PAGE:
Democracy and human rights

“Turkey is an important strategic partner facing a volatile period. It needs and deserves our support, but that support needs to include our critique  where Turkish policy is not in its own, or our long-term joint interests,” said committee chairman Crispin Blunt in a statement ahead of the report’s release.

About 120,000 workers were suspended or dismissed from their jobs after the coup, although many of them have since been restored. More than 41,000 were jailed pending trial out of 100,000 who faced investigations. “Large numbers have been punished on the basis of a broad and vague definition of ‘terrorism’ and a worryingly low threshold of evidence,” Blunt said.

While the committe took evidence from Gulenists, including oral hearings, the British government “knows too little about the Gulenists … and their role in the coup attempt,” the report said, while criticising the UK’s Foreign and Commonwealth Office for taking the Turkish government’s account of what happened during the coup attempt at face value.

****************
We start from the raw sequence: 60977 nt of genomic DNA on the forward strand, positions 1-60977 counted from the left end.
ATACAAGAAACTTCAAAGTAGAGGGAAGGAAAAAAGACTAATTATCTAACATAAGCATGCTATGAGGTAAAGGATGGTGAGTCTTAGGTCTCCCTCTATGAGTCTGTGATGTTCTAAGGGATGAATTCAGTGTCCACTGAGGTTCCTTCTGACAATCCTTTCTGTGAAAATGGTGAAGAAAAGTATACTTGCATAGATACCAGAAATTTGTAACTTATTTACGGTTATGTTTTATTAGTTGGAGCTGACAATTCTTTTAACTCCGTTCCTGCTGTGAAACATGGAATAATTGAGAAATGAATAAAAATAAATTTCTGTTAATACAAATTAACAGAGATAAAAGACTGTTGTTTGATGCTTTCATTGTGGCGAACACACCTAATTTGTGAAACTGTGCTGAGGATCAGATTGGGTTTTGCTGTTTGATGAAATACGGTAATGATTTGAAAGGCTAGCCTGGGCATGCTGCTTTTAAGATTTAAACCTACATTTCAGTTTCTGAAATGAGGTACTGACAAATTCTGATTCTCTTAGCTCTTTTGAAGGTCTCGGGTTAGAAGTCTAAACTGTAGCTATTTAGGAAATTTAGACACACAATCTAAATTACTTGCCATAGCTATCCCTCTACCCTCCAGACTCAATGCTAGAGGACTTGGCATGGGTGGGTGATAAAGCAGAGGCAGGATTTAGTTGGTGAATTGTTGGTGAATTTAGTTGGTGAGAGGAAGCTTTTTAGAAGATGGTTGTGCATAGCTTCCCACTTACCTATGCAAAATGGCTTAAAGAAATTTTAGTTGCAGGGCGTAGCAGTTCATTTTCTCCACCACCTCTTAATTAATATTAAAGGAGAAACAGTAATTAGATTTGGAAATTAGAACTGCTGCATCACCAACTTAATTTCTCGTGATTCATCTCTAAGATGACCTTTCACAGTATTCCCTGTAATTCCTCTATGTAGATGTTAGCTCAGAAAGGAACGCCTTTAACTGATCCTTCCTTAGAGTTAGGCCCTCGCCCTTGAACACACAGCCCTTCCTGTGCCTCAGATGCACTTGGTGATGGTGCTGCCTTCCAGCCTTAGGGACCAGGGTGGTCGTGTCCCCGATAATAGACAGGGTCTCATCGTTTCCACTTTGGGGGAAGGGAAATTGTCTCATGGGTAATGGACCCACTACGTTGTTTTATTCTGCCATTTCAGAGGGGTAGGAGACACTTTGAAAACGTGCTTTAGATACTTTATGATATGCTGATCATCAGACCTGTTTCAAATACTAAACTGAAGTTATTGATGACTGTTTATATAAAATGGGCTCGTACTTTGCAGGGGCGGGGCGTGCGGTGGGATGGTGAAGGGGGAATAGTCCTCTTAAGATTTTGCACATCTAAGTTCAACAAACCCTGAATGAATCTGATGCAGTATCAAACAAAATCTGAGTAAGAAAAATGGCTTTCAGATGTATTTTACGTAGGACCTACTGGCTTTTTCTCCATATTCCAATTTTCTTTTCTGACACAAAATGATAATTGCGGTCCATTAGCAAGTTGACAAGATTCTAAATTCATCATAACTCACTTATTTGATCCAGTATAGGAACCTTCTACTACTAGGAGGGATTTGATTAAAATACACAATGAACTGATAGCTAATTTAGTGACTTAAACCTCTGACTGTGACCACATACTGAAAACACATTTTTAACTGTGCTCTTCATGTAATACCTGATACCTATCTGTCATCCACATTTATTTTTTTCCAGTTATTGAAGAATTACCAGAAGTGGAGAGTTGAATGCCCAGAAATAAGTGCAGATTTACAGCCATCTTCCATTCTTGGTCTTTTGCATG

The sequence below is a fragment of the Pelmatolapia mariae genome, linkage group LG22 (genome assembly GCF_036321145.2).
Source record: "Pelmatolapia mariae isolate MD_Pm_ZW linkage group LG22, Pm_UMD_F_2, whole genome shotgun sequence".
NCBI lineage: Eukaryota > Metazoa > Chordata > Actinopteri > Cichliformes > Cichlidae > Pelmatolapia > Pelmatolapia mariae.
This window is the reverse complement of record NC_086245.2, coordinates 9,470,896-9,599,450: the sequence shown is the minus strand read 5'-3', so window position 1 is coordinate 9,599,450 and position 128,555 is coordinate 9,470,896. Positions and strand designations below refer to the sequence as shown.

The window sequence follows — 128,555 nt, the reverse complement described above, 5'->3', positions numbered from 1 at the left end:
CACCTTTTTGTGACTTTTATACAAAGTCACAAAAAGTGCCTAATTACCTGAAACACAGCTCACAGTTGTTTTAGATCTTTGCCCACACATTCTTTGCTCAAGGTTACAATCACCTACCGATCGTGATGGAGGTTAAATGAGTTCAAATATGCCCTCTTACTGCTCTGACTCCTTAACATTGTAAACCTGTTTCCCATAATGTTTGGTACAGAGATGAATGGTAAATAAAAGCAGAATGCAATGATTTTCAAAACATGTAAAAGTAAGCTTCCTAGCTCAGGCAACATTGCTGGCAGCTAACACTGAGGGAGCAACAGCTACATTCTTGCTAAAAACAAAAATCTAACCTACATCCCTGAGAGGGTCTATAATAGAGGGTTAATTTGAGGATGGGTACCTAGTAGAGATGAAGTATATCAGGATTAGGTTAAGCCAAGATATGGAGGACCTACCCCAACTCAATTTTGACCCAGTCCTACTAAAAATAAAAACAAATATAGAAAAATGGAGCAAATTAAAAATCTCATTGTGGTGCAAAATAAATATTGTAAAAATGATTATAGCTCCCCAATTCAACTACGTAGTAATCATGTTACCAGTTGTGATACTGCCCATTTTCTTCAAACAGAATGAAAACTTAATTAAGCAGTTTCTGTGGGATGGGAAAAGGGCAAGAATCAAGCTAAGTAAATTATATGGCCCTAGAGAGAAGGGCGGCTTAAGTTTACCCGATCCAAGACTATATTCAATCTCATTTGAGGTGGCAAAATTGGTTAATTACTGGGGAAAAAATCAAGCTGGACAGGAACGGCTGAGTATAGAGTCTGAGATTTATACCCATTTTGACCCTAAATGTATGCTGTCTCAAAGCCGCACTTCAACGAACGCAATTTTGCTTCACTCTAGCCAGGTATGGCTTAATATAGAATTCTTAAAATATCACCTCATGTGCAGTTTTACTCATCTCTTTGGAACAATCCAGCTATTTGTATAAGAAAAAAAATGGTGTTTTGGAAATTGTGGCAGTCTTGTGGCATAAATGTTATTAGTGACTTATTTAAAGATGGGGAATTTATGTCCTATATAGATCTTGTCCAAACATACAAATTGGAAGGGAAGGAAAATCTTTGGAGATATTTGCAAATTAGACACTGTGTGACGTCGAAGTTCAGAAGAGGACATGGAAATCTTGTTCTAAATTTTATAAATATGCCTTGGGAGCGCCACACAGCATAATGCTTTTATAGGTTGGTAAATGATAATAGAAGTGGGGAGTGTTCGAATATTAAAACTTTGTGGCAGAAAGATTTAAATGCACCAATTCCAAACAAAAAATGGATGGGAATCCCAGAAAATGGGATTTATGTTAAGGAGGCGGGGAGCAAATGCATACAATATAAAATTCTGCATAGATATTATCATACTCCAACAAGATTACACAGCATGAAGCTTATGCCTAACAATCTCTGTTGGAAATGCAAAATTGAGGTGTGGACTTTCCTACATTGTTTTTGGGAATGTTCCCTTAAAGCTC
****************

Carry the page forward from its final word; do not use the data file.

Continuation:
The report said that while evidence indicated individual Gulenists were involved in the coup, it is inconclusive that the movement as a whole, or its leader, were responsible.

The report also noted the strategic importance of Turkey as an international partner in trade and security, concluding that “economic relations between the two countries will be particularly important in the post-Brexit era”.

According to written evidence given by the Turkish Embassy, the UK is “one of the largest investors in Turkey in terms of foreign direct investments,” while Turkey is the UK’s 19th-largest export market.

The committee highlighted the “the loss of influence of the UK’s international allies in Turkey” and called on the UK government to use its close relations with Ankara to mediate between Turkey, the EU states and the US, emphasising Turkey’s importance in the international fight against the Islamic State group.

The report focused on UK-Turkey ties as well as the failed coup

The Foreign Affairs Committee’s (FCO) report said the evidence of individual Gulenists’ involvement in the attempt to overthrow the government was “mostly anecdotal or circumstantial, sometimes premised on information from confessions or informants”.